It's hard to imagine what the automotive world in general would be like if it weren't for the military-industrial complex. Now, while you may be asking yourself, what has the Navy got to do with my F-100, think about it for a minute. The majority of manufacturing techniques, tools, and materials that were commonplace in the 1950s and '60s, were a direct byproduct of things learned by industry during World War Two. The stringent tolerances demanded by the military and the production challenges that came with them enabled automotive manufacturers to more or less learn on the government's dime in a few short years what would have taken them decades and millions of dollars to develop on their own. Building tanks, ships, and aircraft of all shapes and sizes challenged their manufacturing abilities and allowed them to develop new technologies and techniques that are continued today. Better braking systems, more reliable engines, improved electrical components, precise manufacturing; these were all byproducts of what industry learned while they were manufacturing products for the military. During the late '30s and early '40s, the automotive industry accounted for a major portion of aircraft production, going so far as halting automobile production completely by 1942 to concentrate on aircraft and related production. By the time the war was over, the automobile and related industries would be forever changed.

For us truck guys, other than being a neat little bit of history, these military influences have little to do with what we're wrenching on out in the garage. Or so you think.

Take the Allen bolt for instance. Invented in the beginning of the 20th century, its name comes from the Allen Manufacturing Company, who actually applied for the patent in 1943 due to escalating needs by the U.S. government brought on by World War Two.

And how about all those anodized fittings that you have connecting all your fluid transfer hoses? You know, the ones that take those weird, expensive wrenches that are neither a fractional size nor metric but some seemingly random number preceded by a dash? Known as AN fittings, these mil-spec (military specification) fittings also trace their heritage back to World War Two when the Army and Navy agreed upon a single standard for fluid transfer fittings used to connect flexible hose and rigid metal tubing. This designation became the standard in the aerospace industry for decades and has recently found its way into the classic automobile market.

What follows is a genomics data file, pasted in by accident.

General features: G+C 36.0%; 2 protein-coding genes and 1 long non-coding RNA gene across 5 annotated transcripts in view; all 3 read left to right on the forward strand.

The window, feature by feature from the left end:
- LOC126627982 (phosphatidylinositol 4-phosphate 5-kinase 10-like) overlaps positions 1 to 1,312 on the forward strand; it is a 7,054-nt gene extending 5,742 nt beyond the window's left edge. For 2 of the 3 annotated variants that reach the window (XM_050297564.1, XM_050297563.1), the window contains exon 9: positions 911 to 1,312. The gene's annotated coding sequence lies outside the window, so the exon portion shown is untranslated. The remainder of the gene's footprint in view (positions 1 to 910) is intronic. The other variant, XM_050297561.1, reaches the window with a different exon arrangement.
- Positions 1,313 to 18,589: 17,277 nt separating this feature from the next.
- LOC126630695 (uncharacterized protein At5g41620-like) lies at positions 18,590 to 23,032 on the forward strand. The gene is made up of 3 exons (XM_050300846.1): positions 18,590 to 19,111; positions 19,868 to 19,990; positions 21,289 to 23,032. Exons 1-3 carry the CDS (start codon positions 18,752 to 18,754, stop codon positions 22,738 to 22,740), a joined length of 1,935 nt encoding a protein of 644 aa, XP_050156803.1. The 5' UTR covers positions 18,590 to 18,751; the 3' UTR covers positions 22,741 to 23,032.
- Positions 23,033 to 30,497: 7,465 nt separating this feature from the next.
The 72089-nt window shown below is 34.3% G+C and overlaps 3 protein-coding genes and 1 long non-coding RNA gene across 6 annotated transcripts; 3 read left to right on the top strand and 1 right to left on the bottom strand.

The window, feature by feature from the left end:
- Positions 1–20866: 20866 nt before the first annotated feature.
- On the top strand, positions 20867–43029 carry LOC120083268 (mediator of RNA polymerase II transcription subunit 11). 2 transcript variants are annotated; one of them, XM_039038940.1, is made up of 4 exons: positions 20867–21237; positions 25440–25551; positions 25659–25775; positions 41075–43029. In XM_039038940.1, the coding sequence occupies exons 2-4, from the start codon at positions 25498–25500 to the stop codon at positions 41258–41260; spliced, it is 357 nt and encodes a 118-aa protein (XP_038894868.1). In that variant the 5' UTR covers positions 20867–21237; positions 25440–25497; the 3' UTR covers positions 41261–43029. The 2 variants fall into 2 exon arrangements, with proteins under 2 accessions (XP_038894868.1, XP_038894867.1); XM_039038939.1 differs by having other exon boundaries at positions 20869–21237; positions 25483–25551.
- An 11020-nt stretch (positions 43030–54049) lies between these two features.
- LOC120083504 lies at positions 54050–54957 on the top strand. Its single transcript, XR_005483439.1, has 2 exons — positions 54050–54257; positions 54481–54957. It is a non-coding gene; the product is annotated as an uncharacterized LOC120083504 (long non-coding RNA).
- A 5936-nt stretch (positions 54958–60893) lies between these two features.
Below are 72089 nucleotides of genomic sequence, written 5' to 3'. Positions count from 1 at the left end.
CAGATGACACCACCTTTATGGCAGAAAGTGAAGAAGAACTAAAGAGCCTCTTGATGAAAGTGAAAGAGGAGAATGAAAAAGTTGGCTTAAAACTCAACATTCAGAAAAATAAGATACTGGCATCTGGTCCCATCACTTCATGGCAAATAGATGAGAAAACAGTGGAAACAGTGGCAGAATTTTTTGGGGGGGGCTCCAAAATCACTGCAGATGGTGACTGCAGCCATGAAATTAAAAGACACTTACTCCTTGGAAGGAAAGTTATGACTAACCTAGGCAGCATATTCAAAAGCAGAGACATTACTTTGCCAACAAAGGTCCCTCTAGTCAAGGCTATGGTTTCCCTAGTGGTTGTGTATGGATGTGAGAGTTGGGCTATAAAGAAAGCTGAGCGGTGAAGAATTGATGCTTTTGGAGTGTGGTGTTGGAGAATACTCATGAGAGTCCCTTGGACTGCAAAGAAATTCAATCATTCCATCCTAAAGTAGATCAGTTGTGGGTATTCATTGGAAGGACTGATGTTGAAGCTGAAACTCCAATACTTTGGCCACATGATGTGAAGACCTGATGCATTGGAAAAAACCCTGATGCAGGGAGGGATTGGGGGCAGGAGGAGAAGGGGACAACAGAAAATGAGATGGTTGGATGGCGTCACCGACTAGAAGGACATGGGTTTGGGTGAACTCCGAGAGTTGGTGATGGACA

Another aerospace standard that has found its way into the automobile hobby is the practice of "safetying." Familiar to anyone who's ever removed a cotter pin from a ball joint, tie rod, or spindle nut, safetying is defined as securing by various means any nut, bolt, turnbuckle, etc., so that vibration will not cause it to loosen during operation. These practices are not a means of obtaining or maintaining torque, but rather a safety device to prevent the disengagement of hardware. There are three basic methods used in safetying; cotter pins and self-locking nuts, of which are no doubt familiar to most of us, and safety wire. While there may be many of you who are familiar with the practice of safety wire, there is probably a good number who are not. I know I've watched guys do it for years but it's something that I've never seemed to get the hang of. That said, I thought I'd educate myself with help from a few products from Graham Tool Co. and the FAA, and bring you guys along as well.

Safetying 101
Basically, there are two methods of safety wiring; the double-twist method that is most commonly used, and the single-wire method used on screws, bolts, and nuts in a closely spaced or closed-geometrical pattern such as a triangle, square, rectangle, or circle. The single-wire method may also be used on parts in electrical systems and in places that are difficult to reach.